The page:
TOMMY WILSON, the former Scotland youth coach, wants the Scottish Football Association to follow the example set by Euro 2016 qualifying rivals Germany and Poland by using immigration to their advantage.

Gordon Strachan’s senior side will face the world champions in a crucial Group D qualifier in Glasgow in two weeks and then the Poles a month later, two nations which have had success supplementing their squads with players from immigrant backgrounds.

Scotland has had modest success introducing such players to the international set up so far, with Ikechi Anya the only member of Strachan’s squad with an immigrant background. The popular winger’s father is Nigerian, while his mother was born in Romania. Somalia-born forward Islam Feruz has also been a high-profile addition to Scotland youth squads, although the teenager has since turned his back on his adopted homeland.

Wilson, who previously held top youth coaching roles within the national set up as well as with Rangers, is now academy director at Major League Soccer side Philadelphia Union and has been charged with helping to rear world-class talent in the club’s youth system, with Union operating in a catchment area of 11 million.

The 53-year-old is eager for Scotland’s national teams to expand their own pool of players by drawing from the country’s immigrant communities. “The only thing I would say is that the number of players playing in [the United States] compared to Scotland is incredible,” said Wilson, who helped lead Scotland’s Under-19s to the final of the European Championships in 2006. “Scotland is a small nation, but you can look at other small nations and see a difference. You need to get the grass-roots right and get the culture right.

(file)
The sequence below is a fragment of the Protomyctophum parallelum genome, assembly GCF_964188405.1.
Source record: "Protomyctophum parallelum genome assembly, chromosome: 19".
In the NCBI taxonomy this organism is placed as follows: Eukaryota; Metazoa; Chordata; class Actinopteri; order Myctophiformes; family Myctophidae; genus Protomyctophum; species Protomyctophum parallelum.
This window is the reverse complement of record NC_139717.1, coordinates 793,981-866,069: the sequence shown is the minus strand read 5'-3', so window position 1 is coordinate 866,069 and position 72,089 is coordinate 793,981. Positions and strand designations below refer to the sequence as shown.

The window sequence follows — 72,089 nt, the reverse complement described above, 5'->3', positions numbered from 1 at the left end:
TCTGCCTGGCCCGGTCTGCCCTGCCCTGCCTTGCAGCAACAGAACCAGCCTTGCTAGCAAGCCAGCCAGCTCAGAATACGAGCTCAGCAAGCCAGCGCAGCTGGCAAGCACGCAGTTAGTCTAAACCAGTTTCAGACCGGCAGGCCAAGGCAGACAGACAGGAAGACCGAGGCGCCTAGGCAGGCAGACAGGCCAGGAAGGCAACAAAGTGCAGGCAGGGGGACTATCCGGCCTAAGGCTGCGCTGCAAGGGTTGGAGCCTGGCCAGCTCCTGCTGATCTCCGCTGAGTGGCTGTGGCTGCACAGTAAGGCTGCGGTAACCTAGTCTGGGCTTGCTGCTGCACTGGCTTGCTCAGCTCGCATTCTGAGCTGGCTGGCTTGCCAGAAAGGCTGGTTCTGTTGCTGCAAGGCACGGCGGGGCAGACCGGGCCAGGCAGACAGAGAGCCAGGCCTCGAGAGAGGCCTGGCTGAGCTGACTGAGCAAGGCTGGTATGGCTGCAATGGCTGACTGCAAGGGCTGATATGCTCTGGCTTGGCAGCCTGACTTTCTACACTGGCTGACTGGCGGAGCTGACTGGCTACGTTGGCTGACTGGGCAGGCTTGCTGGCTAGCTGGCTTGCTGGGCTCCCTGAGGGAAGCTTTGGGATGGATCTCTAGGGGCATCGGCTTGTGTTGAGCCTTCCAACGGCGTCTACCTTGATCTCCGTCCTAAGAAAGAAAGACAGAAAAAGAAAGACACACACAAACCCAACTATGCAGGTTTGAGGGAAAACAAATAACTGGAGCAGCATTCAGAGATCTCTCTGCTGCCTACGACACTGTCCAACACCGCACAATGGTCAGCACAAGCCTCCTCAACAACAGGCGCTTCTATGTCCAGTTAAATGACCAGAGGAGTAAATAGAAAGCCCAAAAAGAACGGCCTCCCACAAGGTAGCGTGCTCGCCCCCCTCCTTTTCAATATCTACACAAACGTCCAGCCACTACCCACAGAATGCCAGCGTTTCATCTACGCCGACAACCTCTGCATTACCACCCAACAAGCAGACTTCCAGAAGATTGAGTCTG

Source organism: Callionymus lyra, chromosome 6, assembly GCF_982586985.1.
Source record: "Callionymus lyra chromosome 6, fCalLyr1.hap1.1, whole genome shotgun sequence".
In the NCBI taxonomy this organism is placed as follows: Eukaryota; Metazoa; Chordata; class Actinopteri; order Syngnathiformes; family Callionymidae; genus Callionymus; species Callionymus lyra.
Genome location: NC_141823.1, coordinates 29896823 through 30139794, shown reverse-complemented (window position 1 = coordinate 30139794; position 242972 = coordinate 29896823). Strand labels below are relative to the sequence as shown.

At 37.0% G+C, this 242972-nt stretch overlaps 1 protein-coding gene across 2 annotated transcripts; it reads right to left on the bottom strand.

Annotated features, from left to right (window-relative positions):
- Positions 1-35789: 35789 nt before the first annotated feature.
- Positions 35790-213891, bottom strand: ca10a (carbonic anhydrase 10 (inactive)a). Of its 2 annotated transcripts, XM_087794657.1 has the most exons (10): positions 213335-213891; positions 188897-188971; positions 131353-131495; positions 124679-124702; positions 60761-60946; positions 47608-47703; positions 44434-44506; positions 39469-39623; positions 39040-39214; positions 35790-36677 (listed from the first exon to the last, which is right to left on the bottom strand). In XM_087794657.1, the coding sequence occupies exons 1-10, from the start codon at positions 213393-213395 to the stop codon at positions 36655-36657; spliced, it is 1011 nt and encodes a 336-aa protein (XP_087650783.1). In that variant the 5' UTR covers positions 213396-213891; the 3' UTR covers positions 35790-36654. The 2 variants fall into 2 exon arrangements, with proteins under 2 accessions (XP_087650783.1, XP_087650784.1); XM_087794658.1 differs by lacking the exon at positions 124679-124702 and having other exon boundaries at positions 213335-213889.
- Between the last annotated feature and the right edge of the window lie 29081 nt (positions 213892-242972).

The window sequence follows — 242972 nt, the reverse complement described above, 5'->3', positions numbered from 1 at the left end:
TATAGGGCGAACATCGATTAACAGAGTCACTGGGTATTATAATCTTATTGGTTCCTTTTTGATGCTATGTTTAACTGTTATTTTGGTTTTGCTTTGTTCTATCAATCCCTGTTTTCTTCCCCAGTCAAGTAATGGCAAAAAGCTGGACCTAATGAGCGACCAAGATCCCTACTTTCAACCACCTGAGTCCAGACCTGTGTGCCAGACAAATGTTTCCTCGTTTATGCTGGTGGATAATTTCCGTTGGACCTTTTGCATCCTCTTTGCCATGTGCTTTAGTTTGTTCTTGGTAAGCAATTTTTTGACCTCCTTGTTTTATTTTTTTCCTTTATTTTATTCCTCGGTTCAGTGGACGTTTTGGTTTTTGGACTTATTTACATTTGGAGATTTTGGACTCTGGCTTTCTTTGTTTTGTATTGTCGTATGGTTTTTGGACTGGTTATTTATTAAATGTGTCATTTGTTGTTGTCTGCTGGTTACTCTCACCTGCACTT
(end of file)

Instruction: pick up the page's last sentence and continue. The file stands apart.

“We’re not really good at expanding that player base the way other countries are. If you look at Germany, Poland, Sweden and the French national team, look at the demography of those teams, then you see the base they are taking players from. We are not effective in that way.

“It is maybe more of a cultural thing. In our demography we have a lot of people from places like Pakistan, for example, but I know from when I was the Scottish Sports Association that a lot of them didn’t play because they had to leave early to work in shops or restaurants. We don’t seem to have the same benefits as other countries. I know there are negatives which come with immigration but in elite sports there can be a benefit.”

Wilson was heralded as “one of the world's leading experts in youth soccer development” when he was appointed in Philadelphia two years ago. His proficiency brought an invitation earlier this month to take charge of an East Coast Select team in a youth tournament in Los Angeles involving Bayern Munich, while the Scot has also spent time studying the coaching practices at the academies of Schalke and Borussia Dortmund recently.

He intends to use those visits to further refine the youth coaching offered in Philadelphia. “The level in Germany was excellent. Excellent. They just work hard at it and at each level they play best versus best every time. That encourages and brings the best out of the young players,” Wilson added.

“We have about 70 kids in school so they do a proper session in the morning – nine until 10 – and then the kids come in for the academy session at four. Some of the kids in our academy system are doing two sessions a day, 10 sessions a week. I think that MLS has a lot of potential.”